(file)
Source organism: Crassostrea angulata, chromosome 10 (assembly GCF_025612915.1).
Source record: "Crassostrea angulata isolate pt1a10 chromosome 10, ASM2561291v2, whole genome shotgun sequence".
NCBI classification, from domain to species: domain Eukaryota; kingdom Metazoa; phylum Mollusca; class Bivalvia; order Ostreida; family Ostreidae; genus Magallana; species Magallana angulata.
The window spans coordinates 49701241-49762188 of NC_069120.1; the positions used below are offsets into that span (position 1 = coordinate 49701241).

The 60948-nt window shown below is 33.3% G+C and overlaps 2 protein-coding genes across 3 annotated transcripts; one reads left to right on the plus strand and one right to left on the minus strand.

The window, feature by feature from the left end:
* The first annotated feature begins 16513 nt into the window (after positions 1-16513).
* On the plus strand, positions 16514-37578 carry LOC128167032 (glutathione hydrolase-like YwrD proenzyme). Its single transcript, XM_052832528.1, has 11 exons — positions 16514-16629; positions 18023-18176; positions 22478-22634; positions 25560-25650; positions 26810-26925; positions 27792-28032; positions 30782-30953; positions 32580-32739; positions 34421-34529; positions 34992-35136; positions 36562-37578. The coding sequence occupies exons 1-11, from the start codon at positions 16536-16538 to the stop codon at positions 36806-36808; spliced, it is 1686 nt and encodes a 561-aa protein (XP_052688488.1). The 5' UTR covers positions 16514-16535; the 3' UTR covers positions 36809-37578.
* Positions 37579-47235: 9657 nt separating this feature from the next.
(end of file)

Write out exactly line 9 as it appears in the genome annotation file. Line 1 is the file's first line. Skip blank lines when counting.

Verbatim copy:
* Positions 37579-47235: 9657 nt separating this feature from the next.